Wednesday, August 31, 2016

TODAY is the tomorrow we worried about yesterday.

Nobody's life is worry free, but that doesn't mean our worries need to run our lives. Learning how to manage our worries can make all the difference in our well-being. This is what a busy young father learned. He had a challenging career and was feeling overwhelmed with his many responsibilities. He would come home from work every night feeling anxious and even physically ill. He found it very difficult to sleep at night. He went to his physician for help; he prayed and pondered about what to do. The man soon realized that he needed to stop worrying so much. But how would he do that?

In time, he was inspired with a simple idea: he got two baskets; one he labeled "worry" and the other "concern." Then he organized all of his challenges and responsibilities into one of the two baskets—even if only mentally. The things he could do nothing about went in the worry basket, and those he had some ability to resolve went in the concern basket.
In this way, he could focus his attention on concerns—issues over which he had some power. He could prioritize these issues and do his best to resolve as many of them as possible, without wasting time on worries that were outside of his control. Of course, just putting something in the worry basket didn't make it go away, but he did find that, if he was patient, solutions emerged—very often with divine help or even just the passage of time. The anxiety didn't vanish all at once, but whenever he felt it stirring inside him, he stopped what he was doing, prayed for support, and said to himself, "I am not going to do another thing until I begin to control my emotions." Over time, as he learned to put worry in its proper place, his health and well-being improved, and what was once a weakness in his life became one of his strengths.

Worry can be disheartening, leading us to feel overwhelmed or powerless. But when we put our worries in their proper place—whether in a basket or simply out of our minds—we can take purposeful action, be resourceful, and tackle the problems within our control. Eventually, instead of being filled with worry, our lives will be filled with patience, perspective, and peace.

Llyod D. Newell

Creamy Broccoli and Mushroom Casserole


1 ½ lbs broccoli florets
2 tablespoons coconut oil (or olive oil)
1 medium onion, thinly sliced
2 garlic cloves, minced
1 lb white button mushrooms (or cremini mushrooms), sliced
1 teaspoon dried thyme
1 teaspoon fine grain salt
½ teaspoon sweet paprika
¼ teaspoon ground black pepper
⅛ teaspoon red pepper flakes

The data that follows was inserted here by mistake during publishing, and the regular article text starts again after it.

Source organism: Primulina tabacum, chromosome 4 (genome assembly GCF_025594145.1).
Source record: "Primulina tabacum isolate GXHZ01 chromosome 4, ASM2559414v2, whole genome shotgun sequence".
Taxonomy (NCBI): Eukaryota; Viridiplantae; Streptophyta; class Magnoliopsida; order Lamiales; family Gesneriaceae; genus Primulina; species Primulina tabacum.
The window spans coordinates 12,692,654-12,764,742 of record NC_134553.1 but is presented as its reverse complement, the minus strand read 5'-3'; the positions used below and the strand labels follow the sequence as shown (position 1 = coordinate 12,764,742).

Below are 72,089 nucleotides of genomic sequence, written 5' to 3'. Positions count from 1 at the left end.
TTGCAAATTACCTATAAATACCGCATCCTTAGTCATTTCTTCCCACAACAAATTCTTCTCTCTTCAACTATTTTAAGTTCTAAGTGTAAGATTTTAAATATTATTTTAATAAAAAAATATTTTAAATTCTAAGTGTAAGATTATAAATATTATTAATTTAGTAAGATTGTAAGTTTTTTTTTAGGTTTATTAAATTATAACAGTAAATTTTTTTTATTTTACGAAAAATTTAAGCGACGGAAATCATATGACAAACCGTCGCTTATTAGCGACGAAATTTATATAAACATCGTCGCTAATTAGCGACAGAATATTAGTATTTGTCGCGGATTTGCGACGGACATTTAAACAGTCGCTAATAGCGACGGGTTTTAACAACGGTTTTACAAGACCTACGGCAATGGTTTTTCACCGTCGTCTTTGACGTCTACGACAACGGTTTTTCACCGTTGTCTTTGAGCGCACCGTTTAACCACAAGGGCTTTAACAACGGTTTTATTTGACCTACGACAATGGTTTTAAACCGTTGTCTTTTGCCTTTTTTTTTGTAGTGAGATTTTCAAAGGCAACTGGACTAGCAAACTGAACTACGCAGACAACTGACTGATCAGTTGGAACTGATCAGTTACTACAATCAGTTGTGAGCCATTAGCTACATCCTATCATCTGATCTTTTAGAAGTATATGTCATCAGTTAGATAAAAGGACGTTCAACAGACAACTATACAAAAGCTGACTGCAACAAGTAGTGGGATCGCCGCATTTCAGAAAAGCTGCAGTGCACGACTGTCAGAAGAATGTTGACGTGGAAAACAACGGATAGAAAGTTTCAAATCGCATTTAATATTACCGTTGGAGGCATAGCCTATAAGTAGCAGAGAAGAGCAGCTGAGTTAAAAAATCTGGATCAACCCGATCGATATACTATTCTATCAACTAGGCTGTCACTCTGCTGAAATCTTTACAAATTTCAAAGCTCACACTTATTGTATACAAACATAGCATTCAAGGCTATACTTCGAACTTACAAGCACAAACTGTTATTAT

4 eggs, at room temperature
1 cup full fat coconut milk 


Preheat oven to 350°F  and place a rack in the middle. Grease a 9 x 13 baking dish with olive oil.
Place ¾  to 1 inch of water in a saucepan with a steamer and bring to a boil (if you don't have a steamer, you can simply put the broccoli directly into an inch of boiling water.) Add the broccoli to the steamer and cover; reduce heat to medium and let cook for 4 to 5 minutes, until tender but still firm. Remove from the heat and let cool.
In the meantime, melt coconut oil in a large skillet over medium-high heat, add onion and sauté until translucent, about 5 to 6 minutes. Add garlic and sauté for 1 minute, until fragrant.
Add mushroom, thyme, salt, paprika, black pepper, and red pepper flakes.
Sauté until mushrooms have browned a bit, about 8 minutes. 
When broccoli florets have cooled down a little bit, chop the larger ones into bite-sized pieces. 
Add broccoli to the skillet and gently stir until combined.
Pour the broccoli-mushroom mixture into the prepared baking dish.
In a bowl whisk eggs with coconut milk and pour over broccoli mixture.
Bake in the oven for 45 to 50 minutes until golden-brown.

Monday, August 29, 2016

Color me . . .

You are the artist to your life

Chocolate Thin Mint Brownies


1 1/2 cups melted butter
3/4 cup cocoa
3 cups sugar
6 eggs, beaten
1 1/2 tsp vanilla
3/4 tsp salt
2 1/4 cups sifted flour

Mint Frosting Layer:

3/4 cup butter, softened
3 Tablespoons milk
3 cups powdered sugar
1 1/2 tsp peppermint extract
Green food coloring (optional)

Chocolate layer:

2 1/4 cups semi-sweet OR milk chocolate chips
3/4 cup butter


Whisk together melted butter and cocoa. Add sugar, eggs, vanilla and salt. Mix well, then stir in flour by hand. Do not over mix. Spread in greased 12×17-inch cookie sheet and bake at 350 for 25-30 min. Cool and then put in the freezer for 20 minutes. For frosting, mix butter, milk, powdered sugar and extract. If you want to add color, add your food coloring (you could also use red food coloring). Frost brownies and then put in freezer for another 20 minutes. Melt chocolate chips and butter in a double boiler (or in the microwave) and spread on top of the frosting layer. Freeze another 20 minutes to set.